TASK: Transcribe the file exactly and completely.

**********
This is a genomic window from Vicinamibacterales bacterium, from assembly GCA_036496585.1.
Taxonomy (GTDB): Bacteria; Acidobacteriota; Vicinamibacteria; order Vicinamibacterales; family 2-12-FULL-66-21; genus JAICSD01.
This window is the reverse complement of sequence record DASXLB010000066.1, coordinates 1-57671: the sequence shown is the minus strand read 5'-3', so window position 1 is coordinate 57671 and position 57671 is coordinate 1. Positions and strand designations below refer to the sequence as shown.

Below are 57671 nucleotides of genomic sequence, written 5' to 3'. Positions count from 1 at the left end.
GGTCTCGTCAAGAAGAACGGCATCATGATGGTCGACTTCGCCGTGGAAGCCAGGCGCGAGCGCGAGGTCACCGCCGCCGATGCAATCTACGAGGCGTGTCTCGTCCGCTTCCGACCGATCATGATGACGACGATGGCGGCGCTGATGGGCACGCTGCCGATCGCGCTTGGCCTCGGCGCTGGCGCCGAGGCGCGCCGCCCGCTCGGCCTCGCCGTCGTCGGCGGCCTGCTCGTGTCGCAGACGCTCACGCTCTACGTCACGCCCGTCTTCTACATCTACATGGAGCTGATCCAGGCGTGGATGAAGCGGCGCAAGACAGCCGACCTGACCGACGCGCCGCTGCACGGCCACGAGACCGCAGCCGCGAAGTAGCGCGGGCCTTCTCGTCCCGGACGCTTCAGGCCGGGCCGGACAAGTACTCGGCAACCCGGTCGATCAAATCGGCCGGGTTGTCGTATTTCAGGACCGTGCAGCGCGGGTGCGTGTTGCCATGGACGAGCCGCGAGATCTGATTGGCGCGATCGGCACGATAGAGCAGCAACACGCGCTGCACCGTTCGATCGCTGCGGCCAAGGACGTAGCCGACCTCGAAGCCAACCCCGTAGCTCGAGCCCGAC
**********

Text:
This is a genomic window from Vicinamibacterales bacterium, from assembly GCA_036496585.1.
Taxonomy (GTDB): Bacteria; Acidobacteriota; Vicinamibacteria; order Vicinamibacterales; family 2-12-FULL-66-21; genus JAICSD01.
This window is the reverse complement of sequence record DASXLB010000066.1, coordinates 1-57671: the sequence shown is the minus strand read 5'-3', so window position 1 is coordinate 57671 and position 57671 is coordinate 1. Positions and strand designations below refer to the sequence as shown.

Below are 57671 nucleotides of genomic sequence, written 5' to 3'. Positions count from 1 at the left end.
GGTCTCGTCAAGAAGAACGGCATCATGATGGTCGACTTCGCCGTGGAAGCCAGGCGCGAGCGCGAGGTCACCGCCGCCGATGCAATCTACGAGGCGTGTCTCGTCCGCTTCCGACCGATCATGATGACGACGATGGCGGCGCTGATGGGCACGCTGCCGATCGCGCTTGGCCTCGGCGCTGGCGCCGAGGCGCGCCGCCCGCTCGGCCTCGCCGTCGTCGGCGGCCTGCTCGTGTCGCAGACGCTCACGCTCTACGTCACGCCCGTCTTCTACATCTACATGGAGCTGATCCAGGCGTGGATGAAGCGGCGCAAGACAGCCGACCTGACCGACGCGCCGCTGCACGGCCACGAGACCGCAGCCGCGAAGTAGCGCGGGCCTTCTCGTCCCGGACGCTTCAGGCCGGGCCGGACAAGTACTCGGCAACCCGGTCGATCAAATCGGCCGGGTTGTCGTATTTCAGGACCGTGCAGCGCGGGTGCGTGTTGCCATGGACGAGCCGCGAGATCTGATTGGCGCGATCGGCACGATAGAGCAGCAACACGCGCTGCACCGTTCGATCGCTGCGGCCAAGGACGTAGCCGACCTCGAAGCCAACCCCGTAGCTCGAGCCCGAC